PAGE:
E5132. Diagnostic Imaging in Metastatic Epidural Spinal Cord Compression: Recognizing an Oncological Emergency
  1. Hani Alhourani; University of Rochester Medical Center
  2. Daniel Kawakyu-O'Connor; University of Rochester Medical Center
  3. James Bai; University of Rochester Medical Center
Metastatic epidural spinal cord compression presents in 5–10% of patients with cancer and is becoming more common as advancement in cancer treatment prolongs survival. It represents an oncological emergency because metastatic epidural compression on adjacent neural structures, including the spinal cord, cauda equina, and exiting nerve roots may result in irreversible neurological deficits, pain, and spinal instability. Although the management of metastatic epidural spinal cord compression remains palliative, early diagnosis and intervention may improve outcomes by preserving neurological function, stabilizing the vertebral column, and achieving localized tumor and pain control. Imaging serves an essential role in early diagnosis of metastatic epidural spinal cord compression, evaluation of the degree of spinal cord compression and extent of tumor burden, and preoperative planning. This educational exhibit focuses on imaging features and techniques for diagnosing metastatic epidural spinal cord compression and management guidelines.

Educational Goals / Teaching Points
This educational exhibit will provide an up-to-date overview of the spinal canal compartmental anatomy and pathophysiology of metastatic epidural spinal cord compression, imaging techniques for identifying and characterizing causes of metastatic epidural cord compression, related differential diagnoses, and a brief review of management guidelines.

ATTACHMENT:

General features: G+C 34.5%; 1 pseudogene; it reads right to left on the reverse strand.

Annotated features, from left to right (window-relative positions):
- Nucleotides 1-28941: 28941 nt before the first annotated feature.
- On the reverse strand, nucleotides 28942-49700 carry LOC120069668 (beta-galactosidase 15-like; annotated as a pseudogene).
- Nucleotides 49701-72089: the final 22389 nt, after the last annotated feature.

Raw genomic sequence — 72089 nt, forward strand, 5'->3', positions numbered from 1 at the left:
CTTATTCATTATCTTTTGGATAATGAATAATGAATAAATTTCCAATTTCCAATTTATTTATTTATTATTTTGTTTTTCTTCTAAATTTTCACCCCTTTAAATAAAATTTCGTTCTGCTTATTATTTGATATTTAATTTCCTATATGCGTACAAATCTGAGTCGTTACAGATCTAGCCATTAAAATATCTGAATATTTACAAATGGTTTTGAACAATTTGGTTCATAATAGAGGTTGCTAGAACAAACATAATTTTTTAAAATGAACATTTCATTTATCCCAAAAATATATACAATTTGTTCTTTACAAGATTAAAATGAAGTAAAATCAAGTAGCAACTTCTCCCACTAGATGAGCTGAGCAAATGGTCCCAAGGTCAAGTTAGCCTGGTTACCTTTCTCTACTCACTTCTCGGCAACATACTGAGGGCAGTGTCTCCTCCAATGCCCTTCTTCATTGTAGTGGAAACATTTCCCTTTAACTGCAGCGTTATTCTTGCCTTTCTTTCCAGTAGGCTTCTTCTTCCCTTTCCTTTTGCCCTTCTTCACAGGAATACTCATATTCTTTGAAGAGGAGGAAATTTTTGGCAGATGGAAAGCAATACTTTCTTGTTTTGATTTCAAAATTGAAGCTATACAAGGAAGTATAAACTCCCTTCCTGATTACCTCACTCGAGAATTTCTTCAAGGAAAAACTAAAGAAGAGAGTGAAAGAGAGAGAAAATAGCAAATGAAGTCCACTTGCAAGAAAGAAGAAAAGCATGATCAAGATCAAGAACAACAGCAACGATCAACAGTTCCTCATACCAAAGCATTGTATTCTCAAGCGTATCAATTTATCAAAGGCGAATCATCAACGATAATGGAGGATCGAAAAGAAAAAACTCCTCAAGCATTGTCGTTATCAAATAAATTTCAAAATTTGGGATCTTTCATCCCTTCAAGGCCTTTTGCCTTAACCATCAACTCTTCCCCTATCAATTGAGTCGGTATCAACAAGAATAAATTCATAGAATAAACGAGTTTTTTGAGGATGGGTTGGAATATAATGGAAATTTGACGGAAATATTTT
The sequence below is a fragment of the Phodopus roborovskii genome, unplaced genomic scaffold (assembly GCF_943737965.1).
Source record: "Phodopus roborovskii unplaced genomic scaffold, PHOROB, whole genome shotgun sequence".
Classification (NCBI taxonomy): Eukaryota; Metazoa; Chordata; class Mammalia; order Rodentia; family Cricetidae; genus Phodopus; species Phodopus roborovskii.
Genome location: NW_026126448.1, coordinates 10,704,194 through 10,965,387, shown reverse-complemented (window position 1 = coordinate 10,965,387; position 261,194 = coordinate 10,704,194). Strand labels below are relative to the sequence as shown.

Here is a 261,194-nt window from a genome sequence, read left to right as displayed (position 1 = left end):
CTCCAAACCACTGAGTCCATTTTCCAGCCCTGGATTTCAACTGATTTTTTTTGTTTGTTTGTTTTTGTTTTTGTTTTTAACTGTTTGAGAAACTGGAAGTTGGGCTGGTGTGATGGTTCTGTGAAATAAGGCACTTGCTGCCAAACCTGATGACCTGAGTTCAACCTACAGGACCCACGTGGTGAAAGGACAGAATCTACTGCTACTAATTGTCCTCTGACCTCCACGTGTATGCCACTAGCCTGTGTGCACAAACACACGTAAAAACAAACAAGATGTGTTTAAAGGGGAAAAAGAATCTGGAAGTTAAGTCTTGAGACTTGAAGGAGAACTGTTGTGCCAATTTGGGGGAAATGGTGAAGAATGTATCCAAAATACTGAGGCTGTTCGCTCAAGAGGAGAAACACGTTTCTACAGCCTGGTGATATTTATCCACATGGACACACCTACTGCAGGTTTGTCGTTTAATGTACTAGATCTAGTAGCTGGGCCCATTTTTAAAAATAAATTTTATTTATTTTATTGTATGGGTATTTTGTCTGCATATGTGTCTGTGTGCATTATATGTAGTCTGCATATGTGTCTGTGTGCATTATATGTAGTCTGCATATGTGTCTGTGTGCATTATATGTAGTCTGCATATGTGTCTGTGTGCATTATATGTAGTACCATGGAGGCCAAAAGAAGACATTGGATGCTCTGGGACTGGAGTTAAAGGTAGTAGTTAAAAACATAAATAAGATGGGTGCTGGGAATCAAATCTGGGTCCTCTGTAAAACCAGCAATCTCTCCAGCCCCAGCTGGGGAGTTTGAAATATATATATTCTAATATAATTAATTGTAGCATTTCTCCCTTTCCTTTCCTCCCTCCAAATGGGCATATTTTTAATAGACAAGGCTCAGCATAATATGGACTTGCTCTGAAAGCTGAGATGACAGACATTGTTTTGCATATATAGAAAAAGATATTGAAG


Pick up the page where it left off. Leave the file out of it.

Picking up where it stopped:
Key Anatomic/Physiologic Issues and Imaging Findings/Techniques
Metastatic disease to the spine is an increasingly common complication of malignancy as advances in cancer management have increased life expectancy following the initial diagnosis of cancer. Epidural spinal cord compression caused by these lesions is a source of significant morbidity, including neuropathic pain and loss of neurologic function, resulting in significant reduction in patient quality of life. Early clinical recognition of epidural disease is critical in effective treatment, as the severity and duration of neurologic deficit prior to the initiation of treatment are key prognostic factors for degree of recovery. Both diagnosis and management rely heavily on the use of advanced imaging and allow differentiation from nonneoplastic etiologies of spine disease. Contrast-enhanced MRI presently represents the highest available care standard for detecting and characterizing epidural lesions, and for guiding management, which may include surgical decompression and stabilization, radiotherapy, and medical management.

Metastatic epidural spinal cord compression is a common and potentially devastating manifestation of systemic metastatic disease and is becoming an increasingly common oncological emergency as the average age of the population continues to increase in many developed countries. Imaging is central in the diagnosis and evaluation of the extent of spinal metastatic disease and can accurately determine involvement of the epidural space and the degree of spinal cord compression if present. A compartmental approach to assessing and describing imaging features helps refine the differential diagnosis and contributes to optimal management.